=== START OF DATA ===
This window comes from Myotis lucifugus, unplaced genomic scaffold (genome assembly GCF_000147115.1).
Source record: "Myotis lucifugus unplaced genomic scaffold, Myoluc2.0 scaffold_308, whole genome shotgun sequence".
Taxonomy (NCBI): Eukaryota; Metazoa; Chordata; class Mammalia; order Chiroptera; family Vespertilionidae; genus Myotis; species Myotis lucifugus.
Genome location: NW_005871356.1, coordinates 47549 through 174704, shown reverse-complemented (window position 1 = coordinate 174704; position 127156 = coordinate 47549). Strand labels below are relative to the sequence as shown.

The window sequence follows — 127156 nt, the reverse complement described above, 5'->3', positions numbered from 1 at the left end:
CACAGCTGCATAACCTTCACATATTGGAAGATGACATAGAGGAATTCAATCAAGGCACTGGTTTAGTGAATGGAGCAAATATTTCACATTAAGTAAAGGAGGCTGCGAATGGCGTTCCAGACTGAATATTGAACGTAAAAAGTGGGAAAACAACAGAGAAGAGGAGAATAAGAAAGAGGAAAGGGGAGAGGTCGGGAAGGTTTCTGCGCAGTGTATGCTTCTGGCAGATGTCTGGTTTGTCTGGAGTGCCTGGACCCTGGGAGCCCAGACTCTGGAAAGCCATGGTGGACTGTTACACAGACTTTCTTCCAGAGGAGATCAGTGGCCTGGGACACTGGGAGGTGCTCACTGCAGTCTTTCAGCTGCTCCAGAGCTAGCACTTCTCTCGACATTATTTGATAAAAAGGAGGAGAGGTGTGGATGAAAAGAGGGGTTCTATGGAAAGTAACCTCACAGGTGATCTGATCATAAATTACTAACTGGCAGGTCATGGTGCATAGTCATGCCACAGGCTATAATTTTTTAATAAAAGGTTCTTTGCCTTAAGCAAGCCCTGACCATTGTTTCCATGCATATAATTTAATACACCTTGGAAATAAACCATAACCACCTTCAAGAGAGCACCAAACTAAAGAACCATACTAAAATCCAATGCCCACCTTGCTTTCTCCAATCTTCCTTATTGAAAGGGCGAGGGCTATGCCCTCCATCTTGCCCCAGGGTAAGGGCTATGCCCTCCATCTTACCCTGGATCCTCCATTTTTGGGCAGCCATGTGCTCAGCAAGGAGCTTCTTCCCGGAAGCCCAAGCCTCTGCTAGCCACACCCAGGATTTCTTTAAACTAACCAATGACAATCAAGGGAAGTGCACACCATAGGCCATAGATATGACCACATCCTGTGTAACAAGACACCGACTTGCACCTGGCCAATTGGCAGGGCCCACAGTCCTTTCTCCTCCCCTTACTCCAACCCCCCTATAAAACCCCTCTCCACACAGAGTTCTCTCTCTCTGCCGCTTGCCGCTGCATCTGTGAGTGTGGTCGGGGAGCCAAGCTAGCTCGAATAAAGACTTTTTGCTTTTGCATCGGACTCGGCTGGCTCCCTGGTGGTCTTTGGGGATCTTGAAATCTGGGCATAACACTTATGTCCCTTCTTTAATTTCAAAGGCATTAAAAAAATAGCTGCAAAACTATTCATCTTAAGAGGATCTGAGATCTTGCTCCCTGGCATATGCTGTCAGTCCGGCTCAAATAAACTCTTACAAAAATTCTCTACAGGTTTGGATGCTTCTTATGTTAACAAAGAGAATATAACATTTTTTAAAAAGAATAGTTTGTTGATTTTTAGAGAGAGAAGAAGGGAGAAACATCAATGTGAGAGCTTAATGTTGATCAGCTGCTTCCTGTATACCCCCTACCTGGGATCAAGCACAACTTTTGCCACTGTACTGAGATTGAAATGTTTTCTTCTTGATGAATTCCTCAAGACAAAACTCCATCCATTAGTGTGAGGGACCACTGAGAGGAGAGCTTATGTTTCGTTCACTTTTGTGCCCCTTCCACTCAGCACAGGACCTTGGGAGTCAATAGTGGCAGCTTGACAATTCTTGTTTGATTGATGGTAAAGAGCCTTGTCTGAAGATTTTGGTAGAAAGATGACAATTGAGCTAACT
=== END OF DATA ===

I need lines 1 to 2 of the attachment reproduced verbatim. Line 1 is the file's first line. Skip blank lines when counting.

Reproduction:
This window comes from Myotis lucifugus, unplaced genomic scaffold (genome assembly GCF_000147115.1).
Source record: "Myotis lucifugus unplaced genomic scaffold, Myoluc2.0 scaffold_308, whole genome shotgun sequence".